Checketts was an original founding board member of JetBlue Airways and held this role until 2018.[12]

In 2021, Checketts was named Director of Burnley Football Club. With Burnley, Checketts doubles as part owner and investor.[13]

In 2022, Checketts was named to the Utah Sports Hall of Fame.[14]

Personal lifeEdit

Checketts is a member of The Church of Jesus Christ of Latter-day Saints (LDS Church). In 2007, Checketts was called as president of the church's Yorktown New York Stake, succeeding Gary Crittenden.[15] Checketts was featured in the book The Mormon Way of Doing Business by Jeff Benedict.[16] In July 2018, Checketts began a three-year term of service as president of the LDS Church's England London Mission.[17] During Checketts' mission over 700 missionaries from 54 countries worked together to create open-ended friendship centers. The centers helped refugees from other countries to find jobs and homes while learning English and getting settled in England. The mission coincided with the COVID-19 pandemic but continued to operate uninterrupted.[5]

Checketts served as chairman of the Advisory Board of the Clinical Neurosciences Center at the University of Utah Hospital from 2010 to 2018.[18]

Checketts and his wife, Deb, are the parents of six children.[7] Their son, Spencer, worked as a Radio Host on "The Big Show" on 1280 KZNS (AM). He was also an anchor of Gameday Coverage of Utah Jazz for 1280/97.5 The Zone, NBA Analyst for KJZZ-TV and Root Sports Utah.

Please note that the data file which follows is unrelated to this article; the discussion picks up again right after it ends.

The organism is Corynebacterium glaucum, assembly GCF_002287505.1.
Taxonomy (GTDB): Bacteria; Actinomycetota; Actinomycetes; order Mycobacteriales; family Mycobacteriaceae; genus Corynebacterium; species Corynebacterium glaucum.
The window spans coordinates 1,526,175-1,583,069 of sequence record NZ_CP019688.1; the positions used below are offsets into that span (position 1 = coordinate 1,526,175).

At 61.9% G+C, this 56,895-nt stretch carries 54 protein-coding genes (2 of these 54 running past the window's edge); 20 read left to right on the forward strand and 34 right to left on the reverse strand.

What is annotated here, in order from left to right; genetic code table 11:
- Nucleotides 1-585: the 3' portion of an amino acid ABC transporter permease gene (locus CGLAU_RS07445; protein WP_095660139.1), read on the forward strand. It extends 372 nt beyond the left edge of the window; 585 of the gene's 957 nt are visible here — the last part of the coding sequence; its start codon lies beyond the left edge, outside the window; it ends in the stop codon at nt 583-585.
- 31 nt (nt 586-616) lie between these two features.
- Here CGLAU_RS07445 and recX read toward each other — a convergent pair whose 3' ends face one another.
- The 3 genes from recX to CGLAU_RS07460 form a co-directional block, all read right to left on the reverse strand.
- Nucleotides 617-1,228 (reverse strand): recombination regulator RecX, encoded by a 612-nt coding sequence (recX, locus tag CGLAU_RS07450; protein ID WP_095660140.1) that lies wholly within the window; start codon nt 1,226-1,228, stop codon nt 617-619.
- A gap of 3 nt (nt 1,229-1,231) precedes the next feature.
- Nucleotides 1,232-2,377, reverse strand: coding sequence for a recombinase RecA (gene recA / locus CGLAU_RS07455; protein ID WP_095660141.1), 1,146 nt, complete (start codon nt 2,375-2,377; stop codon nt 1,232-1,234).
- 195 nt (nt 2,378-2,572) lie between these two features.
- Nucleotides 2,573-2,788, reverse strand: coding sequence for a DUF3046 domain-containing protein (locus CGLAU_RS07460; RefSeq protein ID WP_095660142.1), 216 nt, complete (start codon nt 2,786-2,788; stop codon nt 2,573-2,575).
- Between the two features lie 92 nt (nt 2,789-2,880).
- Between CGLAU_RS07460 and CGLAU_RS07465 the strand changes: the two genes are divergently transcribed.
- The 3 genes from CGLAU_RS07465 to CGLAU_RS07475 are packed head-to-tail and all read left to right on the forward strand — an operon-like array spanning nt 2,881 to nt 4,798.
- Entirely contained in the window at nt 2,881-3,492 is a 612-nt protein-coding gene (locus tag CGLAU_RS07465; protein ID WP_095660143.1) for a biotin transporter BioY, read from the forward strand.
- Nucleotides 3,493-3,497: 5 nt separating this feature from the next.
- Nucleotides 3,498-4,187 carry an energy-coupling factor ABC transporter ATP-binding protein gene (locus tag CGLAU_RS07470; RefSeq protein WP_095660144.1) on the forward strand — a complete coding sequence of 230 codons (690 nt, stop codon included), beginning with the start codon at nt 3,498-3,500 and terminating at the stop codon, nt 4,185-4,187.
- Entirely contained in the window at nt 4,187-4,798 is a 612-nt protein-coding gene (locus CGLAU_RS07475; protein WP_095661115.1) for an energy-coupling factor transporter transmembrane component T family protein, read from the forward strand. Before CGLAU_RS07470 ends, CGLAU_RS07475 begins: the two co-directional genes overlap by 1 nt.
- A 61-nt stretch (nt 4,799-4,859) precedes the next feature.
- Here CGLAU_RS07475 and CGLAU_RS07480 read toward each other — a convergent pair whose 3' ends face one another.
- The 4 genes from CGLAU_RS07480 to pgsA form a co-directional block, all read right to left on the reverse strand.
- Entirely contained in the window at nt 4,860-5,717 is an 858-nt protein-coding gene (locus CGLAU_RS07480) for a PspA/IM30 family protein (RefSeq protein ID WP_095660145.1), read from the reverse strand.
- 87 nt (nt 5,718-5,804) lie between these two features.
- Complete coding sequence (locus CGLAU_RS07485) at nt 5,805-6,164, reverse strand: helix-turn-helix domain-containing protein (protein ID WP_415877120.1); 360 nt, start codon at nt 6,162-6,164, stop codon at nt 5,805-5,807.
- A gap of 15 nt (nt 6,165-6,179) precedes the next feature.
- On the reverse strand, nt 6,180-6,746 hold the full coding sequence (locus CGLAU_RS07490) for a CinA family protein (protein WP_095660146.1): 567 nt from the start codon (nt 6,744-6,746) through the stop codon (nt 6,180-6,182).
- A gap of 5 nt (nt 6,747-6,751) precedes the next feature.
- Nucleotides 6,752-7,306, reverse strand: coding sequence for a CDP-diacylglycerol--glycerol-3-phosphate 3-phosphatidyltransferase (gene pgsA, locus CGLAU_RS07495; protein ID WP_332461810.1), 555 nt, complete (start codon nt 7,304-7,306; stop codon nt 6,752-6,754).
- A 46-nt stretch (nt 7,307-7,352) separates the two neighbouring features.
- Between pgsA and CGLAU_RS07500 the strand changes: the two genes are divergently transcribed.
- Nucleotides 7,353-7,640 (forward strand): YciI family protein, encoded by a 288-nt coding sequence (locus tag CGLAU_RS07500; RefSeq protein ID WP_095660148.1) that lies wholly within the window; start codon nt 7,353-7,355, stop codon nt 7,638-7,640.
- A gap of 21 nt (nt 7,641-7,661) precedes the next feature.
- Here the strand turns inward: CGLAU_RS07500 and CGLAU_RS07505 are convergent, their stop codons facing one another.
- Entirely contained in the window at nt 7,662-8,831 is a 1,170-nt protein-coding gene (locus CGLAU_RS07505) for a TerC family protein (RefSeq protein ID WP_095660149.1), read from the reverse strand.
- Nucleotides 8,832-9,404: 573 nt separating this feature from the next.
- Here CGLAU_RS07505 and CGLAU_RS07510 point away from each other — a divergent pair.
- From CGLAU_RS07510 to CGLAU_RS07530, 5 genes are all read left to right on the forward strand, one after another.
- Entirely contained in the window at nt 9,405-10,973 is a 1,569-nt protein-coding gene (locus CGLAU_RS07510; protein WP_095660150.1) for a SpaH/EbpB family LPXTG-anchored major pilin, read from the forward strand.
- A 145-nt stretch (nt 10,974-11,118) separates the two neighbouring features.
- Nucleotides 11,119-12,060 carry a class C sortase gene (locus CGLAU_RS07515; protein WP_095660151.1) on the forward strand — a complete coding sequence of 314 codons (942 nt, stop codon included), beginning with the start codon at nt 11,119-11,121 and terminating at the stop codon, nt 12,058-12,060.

1. ^ "Managing Partner". Sports Business Journal.
  2. ^ Araton, Harvey (December 14, 2015). "Dave Checketts Reflects on Tenure With Knicks and Spots Similarities". The New York Times.
  3. ^ Feldman, Dan (June 27, 2011). "Tom Gores consulting former Knicks president Dave Checketts, Joe Dumars still lead basketball decision-maker". PistonPowered.
  4. ^ Kosman, Josh; Lewis, Brian (October 16, 2017). "Brooklyn Nets owner eyes outrageous price tag in sale". New York Post.
  5. ^ a b c Madkour, Abraham. "Dave Checketts returns to his roots". Sports Business Journal. Retrieved July 11, 2022.
  6. ^ a b c Wise, Mike (March 12, 2000). "Dave Checkett's Game". The New York Times.
  7. ^ a b C. Lewis, Michael (April 16, 2006). "Checketts: Destined for greatness". The Salt Lake Tribune. Retrieved July 12, 2022.
  8. ^ Bell, Josh (April 1, 2019). "Longest Stanley Cup Droughts". TheHockeyWriters.com. The Hockey Writers. Retrieved July 12, 2022.
  9. ^ "Managing Partner". Sports Business Journal.
  10. ^ Muret, Don. "Dave Checketts Leaving Legends Hospitality, Could End Up Returning To Pro Team Ranks". www.sportsbusinessjournal.com. Retrieved July 12, 2022.
  11. ^ a b Soshnick, Scott (September 17, 2015). "Dave Checketts Resigns as Chief Executive of Legends Hospitality". Bloomberg.com. Retrieved July 12, 2022.
  12. ^ "JetBlue Announces David Checketts to Leave Board of Directors". mediaroom.jetblue.com. April 4, 2018.
  13. ^ "New Board of Directors Confirmed". burnleyfootballclub.com. January 18, 2021.
  14. ^ "2022 Utah Sports Hall of Fame". utahsportshalloffame.org.
  15. ^ "New stake presidents", Church News, 2007-05-26.
  16. ^ Farmington Patch April 9, 2012
  17. ^ "Church Announces New Mission Presidents for 2018", LDS.org Church News, LDS Church, February 1, 2018
  18. ^ Wilcox, Lincoln (February 21, 2018). "Tom Christofferson and Dave Checketts to Speak at University Convocation on Feb. 23 | Southern Virginia University News". Southern Virginia University.